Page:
And how precisely exact is this parallel! Seth was born of Eve, as she herself said, in place of Abel, whom Cain killed through jealousy (Gen. 4:25); and Christ, the Son of the Virgin, was born for us in place of Adam, whom the author of evil also killed through jealousy. But Seth did not resurrect Abel, since he was only a type of the resurrection. But our Lord Jesus Christ resurrected Adam, since He is the very Life and the Resurrection of the earth-born, for whose sake the descendents of Seth are granted divine adoption through hope, and are called the children of God. It was because of this hope that they were called sons of God, as is evident from the one who was first called so, the successor in the choice. This was Enoch, the son of Seth, who as Moses wrote, first hoped to call on the Name of the Lord (Gen. 4:26).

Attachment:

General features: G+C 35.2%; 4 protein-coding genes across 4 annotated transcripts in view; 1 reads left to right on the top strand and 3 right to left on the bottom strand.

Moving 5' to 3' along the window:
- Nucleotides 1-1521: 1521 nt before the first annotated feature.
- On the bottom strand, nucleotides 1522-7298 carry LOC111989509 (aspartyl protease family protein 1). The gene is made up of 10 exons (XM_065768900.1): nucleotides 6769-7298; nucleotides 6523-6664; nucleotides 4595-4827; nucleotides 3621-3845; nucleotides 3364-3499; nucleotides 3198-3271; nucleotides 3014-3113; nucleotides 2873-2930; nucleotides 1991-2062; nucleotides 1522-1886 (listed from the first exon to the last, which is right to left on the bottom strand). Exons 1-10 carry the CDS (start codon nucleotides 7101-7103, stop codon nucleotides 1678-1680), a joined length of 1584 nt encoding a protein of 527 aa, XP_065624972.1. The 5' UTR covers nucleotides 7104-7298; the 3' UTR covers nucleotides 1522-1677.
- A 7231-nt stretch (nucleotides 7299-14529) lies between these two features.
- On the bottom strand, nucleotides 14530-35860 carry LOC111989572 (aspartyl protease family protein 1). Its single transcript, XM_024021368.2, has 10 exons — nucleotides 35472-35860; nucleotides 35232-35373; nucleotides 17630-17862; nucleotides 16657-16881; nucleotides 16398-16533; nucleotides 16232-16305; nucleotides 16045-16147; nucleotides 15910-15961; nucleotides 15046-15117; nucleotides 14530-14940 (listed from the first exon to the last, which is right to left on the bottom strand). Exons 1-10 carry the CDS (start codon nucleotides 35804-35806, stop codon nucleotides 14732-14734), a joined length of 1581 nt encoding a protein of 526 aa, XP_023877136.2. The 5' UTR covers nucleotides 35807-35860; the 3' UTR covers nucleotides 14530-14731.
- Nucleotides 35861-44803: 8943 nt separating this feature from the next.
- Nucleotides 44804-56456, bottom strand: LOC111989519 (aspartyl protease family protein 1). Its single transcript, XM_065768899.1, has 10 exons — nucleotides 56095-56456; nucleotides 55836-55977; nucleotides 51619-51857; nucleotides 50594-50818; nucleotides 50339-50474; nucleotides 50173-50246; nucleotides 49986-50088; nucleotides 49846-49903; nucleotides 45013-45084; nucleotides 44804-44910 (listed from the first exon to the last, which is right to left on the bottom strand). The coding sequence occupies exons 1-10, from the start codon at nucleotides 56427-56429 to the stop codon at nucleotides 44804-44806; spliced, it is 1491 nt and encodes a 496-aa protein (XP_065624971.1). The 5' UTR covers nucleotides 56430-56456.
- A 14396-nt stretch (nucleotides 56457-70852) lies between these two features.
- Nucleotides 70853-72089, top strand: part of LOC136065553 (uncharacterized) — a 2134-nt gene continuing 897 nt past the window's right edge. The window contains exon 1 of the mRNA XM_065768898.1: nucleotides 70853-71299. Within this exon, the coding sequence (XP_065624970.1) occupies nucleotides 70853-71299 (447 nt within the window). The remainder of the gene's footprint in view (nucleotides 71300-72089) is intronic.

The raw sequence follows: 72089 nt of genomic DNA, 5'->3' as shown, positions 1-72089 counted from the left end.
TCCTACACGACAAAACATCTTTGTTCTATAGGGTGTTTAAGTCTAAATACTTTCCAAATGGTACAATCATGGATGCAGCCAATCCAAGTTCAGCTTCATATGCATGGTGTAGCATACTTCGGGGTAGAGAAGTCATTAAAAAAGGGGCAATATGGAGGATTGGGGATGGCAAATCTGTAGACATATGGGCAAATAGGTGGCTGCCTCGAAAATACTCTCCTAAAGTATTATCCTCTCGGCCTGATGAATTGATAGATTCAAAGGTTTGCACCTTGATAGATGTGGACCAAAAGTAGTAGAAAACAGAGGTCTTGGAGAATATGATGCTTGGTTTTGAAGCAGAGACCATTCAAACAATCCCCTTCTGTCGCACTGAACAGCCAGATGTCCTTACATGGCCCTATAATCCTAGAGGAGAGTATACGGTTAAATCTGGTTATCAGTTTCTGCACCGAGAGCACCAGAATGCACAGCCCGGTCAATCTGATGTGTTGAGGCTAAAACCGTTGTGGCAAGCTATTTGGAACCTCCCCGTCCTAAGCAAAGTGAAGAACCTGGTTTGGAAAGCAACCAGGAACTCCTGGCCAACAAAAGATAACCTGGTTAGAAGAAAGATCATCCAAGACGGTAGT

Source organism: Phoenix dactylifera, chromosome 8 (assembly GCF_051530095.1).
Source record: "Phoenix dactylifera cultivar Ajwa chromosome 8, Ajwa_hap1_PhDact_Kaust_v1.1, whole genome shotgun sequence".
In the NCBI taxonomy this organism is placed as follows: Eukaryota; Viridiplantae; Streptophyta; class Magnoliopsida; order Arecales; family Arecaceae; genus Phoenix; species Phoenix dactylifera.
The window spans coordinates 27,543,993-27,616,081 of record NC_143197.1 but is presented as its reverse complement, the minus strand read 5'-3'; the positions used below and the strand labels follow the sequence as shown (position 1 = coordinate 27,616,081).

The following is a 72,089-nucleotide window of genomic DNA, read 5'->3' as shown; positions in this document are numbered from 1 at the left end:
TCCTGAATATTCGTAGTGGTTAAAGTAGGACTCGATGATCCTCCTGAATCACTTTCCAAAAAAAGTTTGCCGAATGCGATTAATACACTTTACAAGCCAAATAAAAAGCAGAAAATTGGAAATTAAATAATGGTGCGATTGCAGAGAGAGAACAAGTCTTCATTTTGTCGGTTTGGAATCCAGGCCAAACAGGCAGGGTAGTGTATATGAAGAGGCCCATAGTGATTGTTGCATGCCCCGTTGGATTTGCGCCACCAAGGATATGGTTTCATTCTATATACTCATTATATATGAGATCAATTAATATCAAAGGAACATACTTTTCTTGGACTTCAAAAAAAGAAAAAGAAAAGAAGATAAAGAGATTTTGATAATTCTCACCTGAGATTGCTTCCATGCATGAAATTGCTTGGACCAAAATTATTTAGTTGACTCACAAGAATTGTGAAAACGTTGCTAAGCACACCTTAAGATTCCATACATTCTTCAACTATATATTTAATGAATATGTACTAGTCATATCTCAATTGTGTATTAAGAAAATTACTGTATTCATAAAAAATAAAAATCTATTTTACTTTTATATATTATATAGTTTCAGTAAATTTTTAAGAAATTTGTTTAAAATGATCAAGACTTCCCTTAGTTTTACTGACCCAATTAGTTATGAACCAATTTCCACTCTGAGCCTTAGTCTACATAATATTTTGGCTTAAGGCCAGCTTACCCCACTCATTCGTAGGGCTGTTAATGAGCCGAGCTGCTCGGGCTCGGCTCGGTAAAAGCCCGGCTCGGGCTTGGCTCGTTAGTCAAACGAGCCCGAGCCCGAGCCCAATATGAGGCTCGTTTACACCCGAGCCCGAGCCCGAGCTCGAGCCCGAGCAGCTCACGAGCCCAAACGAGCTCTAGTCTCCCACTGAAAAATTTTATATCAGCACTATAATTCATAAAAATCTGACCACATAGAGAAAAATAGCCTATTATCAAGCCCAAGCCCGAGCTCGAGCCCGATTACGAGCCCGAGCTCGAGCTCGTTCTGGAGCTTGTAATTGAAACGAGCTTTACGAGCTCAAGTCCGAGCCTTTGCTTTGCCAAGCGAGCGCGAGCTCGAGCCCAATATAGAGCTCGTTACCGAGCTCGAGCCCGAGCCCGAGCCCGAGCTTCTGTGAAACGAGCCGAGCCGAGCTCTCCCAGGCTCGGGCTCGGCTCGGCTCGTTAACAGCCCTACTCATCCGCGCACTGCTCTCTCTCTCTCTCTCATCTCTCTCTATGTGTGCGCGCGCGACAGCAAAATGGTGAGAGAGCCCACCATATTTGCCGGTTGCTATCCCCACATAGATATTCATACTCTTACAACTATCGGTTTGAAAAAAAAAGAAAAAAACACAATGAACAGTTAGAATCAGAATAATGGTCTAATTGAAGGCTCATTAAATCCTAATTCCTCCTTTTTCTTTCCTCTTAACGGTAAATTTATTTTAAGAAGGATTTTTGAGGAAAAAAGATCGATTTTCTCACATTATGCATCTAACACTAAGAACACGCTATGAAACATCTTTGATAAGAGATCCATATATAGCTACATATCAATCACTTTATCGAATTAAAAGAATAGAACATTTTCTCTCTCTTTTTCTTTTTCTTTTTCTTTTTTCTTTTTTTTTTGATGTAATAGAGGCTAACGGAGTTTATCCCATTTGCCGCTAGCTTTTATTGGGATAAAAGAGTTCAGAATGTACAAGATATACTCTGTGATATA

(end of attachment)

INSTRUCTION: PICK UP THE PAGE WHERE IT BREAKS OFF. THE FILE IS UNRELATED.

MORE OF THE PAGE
In this manner, the choice of the future Mother of God, beginning with the very sons of Adam and proceeding through all the generations of time, through the Providence of God, passes to the Prophet-King David and the successors of his kingdom and lineage.

— St. Gregory Palamas, Excerpt from Discourse on the Feast of the Entry of the Most Holy Theotokos into the Holy of Holies